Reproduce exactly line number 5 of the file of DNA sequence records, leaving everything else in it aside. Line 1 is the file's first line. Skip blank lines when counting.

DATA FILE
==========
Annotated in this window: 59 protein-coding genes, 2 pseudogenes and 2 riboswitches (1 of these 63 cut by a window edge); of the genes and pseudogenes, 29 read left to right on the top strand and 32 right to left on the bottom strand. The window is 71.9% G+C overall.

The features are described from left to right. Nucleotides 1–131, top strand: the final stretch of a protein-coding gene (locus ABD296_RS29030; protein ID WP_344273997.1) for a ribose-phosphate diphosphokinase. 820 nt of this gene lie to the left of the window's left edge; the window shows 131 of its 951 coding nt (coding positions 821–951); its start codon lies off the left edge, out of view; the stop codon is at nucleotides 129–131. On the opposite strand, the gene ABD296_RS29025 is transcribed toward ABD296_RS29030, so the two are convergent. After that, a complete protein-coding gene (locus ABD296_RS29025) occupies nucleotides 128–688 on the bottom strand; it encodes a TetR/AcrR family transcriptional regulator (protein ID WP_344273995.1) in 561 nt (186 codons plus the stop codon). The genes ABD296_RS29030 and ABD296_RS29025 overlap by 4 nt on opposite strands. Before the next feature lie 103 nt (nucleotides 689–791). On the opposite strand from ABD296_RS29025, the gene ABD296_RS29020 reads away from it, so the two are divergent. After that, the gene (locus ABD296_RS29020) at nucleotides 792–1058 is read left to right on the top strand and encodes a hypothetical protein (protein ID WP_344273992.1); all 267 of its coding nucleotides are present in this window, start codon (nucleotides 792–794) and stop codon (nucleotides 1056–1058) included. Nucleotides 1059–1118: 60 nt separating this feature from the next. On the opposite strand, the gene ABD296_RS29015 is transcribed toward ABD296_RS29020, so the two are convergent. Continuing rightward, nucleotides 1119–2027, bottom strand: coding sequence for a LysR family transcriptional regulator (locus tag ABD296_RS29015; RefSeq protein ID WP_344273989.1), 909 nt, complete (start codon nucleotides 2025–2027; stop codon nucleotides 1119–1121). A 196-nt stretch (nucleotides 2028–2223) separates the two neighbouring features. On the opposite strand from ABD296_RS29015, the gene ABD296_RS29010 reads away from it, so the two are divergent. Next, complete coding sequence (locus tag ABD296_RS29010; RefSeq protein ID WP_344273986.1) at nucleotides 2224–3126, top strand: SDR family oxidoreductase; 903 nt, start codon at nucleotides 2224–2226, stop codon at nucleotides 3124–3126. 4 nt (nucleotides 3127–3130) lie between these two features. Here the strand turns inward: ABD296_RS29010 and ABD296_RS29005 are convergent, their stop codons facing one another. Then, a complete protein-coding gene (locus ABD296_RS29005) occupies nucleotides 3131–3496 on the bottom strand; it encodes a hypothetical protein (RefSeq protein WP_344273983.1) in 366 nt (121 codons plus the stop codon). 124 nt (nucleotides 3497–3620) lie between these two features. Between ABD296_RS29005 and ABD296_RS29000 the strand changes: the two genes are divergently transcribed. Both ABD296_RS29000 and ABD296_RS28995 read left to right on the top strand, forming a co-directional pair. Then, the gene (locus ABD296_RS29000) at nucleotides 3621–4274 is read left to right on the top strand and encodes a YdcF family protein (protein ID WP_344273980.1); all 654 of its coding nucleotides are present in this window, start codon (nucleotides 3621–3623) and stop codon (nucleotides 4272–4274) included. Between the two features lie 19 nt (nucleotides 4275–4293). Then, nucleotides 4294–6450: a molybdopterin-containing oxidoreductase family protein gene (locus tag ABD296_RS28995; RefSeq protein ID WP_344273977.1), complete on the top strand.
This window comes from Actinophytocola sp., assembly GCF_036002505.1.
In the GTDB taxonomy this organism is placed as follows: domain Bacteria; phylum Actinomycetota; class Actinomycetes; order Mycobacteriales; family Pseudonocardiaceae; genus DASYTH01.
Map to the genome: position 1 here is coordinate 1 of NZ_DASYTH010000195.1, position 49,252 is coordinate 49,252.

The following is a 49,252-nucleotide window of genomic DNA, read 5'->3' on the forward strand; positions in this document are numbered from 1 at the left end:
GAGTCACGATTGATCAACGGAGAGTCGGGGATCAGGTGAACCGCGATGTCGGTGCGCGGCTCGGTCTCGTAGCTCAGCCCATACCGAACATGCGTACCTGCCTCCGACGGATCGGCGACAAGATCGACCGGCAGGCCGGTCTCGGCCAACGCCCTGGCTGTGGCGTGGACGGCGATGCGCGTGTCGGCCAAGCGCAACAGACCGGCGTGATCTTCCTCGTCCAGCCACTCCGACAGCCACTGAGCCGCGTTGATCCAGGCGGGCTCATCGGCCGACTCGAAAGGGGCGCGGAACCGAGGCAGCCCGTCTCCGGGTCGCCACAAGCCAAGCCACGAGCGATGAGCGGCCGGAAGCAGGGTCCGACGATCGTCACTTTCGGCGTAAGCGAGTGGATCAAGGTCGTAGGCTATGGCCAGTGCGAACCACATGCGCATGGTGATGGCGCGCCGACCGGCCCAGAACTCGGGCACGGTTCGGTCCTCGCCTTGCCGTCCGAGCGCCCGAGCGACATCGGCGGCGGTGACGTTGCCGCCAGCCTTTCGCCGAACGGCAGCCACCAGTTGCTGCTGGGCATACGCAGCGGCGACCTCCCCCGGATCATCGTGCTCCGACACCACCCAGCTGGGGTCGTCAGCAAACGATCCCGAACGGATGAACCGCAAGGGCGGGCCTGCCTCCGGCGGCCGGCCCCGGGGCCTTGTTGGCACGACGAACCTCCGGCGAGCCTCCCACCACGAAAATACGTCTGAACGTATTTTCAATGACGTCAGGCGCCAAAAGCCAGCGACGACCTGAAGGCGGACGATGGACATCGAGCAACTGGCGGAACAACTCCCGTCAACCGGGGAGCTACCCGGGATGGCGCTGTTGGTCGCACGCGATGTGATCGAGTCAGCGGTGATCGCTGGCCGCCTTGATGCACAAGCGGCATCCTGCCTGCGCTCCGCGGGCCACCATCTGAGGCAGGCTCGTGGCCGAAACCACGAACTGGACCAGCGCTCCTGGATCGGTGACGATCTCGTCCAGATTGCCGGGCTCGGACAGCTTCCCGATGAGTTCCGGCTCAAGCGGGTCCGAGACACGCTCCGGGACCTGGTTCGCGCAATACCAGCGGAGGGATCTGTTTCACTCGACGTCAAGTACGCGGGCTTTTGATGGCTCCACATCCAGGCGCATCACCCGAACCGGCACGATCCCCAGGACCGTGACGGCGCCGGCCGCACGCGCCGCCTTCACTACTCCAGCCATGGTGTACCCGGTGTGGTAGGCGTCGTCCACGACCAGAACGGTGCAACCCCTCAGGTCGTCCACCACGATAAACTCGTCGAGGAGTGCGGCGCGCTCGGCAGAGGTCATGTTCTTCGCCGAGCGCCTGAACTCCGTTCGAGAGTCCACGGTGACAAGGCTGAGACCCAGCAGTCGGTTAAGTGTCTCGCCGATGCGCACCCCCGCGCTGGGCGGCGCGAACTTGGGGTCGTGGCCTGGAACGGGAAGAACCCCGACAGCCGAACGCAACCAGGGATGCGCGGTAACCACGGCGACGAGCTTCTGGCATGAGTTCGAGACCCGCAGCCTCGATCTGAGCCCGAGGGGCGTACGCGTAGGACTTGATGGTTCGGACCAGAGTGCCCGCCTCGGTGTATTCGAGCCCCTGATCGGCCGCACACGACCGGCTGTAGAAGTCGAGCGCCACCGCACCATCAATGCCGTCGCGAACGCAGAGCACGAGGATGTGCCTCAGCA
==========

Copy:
Map to the genome: position 1 here is coordinate 1 of NZ_DASYTH010000195.1, position 49,252 is coordinate 49,252.